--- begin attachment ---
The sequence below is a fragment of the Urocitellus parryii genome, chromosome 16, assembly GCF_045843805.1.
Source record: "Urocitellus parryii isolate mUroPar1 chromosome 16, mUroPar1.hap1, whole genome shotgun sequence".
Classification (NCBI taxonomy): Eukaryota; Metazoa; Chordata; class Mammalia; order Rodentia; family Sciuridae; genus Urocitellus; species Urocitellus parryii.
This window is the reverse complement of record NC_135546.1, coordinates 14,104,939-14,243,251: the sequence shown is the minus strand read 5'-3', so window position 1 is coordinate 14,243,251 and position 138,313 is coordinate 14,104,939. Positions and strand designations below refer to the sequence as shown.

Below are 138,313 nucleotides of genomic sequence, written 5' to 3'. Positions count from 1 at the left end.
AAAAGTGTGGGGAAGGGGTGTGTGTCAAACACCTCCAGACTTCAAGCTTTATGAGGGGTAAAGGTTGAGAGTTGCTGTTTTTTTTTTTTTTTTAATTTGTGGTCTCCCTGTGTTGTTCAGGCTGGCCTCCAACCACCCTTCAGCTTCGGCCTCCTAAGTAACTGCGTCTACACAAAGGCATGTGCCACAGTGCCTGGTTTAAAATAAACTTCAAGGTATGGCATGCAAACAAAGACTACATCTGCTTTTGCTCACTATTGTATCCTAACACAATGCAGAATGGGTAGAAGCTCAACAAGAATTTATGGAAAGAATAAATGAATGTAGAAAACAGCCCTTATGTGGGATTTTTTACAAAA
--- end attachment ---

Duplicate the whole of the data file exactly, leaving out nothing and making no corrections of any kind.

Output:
The sequence below is a fragment of the Urocitellus parryii genome, chromosome 16, assembly GCF_045843805.1.
Source record: "Urocitellus parryii isolate mUroPar1 chromosome 16, mUroPar1.hap1, whole genome shotgun sequence".
Classification (NCBI taxonomy): Eukaryota; Metazoa; Chordata; class Mammalia; order Rodentia; family Sciuridae; genus Urocitellus; species Urocitellus parryii.
This window is the reverse complement of record NC_135546.1, coordinates 14,104,939-14,243,251: the sequence shown is the minus strand read 5'-3', so window position 1 is coordinate 14,243,251 and position 138,313 is coordinate 14,104,939. Positions and strand designations below refer to the sequence as shown.

Below are 138,313 nucleotides of genomic sequence, written 5' to 3'. Positions count from 1 at the left end.
AAAAGTGTGGGGAAGGGGTGTGTGTCAAACACCTCCAGACTTCAAGCTTTATGAGGGGTAAAGGTTGAGAGTTGCTGTTTTTTTTTTTTTTTTAATTTGTGGTCTCCCTGTGTTGTTCAGGCTGGCCTCCAACCACCCTTCAGCTTCGGCCTCCTAAGTAACTGCGTCTACACAAAGGCATGTGCCACAGTGCCTGGTTTAAAATAAACTTCAAGGTATGGCATGCAAACAAAGACTACATCTGCTTTTGCTCACTATTGTATCCTAACACAATGCAGAATGGGTAGAAGCTCAACAAGAATTTATGGAAAGAATAAATGAATGTAGAAAACAGCCCTTATGTGGGATTTTTTACAAAA